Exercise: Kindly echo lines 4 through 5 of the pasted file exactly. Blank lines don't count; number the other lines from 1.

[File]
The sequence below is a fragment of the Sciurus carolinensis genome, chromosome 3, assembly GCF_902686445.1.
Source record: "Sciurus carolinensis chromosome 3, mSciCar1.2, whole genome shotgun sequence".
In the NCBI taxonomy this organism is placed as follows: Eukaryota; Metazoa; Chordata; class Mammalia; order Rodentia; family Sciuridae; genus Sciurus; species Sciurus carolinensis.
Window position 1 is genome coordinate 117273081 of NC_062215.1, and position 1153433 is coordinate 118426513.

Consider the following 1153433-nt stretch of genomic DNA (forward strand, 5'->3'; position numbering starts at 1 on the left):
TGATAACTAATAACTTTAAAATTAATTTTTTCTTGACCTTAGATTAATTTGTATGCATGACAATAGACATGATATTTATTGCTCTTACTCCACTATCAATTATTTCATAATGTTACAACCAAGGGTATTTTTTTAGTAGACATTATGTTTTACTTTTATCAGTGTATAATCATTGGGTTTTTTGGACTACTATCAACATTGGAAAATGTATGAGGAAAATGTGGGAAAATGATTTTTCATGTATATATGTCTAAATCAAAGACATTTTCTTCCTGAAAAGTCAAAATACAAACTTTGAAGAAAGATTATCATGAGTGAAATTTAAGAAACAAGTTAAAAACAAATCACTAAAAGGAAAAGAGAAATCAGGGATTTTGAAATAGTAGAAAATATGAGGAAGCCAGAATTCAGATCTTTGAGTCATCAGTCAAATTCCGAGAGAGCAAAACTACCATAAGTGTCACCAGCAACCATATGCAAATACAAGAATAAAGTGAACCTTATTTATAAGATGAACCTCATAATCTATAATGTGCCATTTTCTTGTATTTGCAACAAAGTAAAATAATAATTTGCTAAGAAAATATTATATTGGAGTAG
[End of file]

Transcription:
Window position 1 is genome coordinate 117273081 of NC_062215.1, and position 1153433 is coordinate 118426513.

Consider the following 1153433-nt stretch of genomic DNA (forward strand, 5'->3'; position numbering starts at 1 on the left):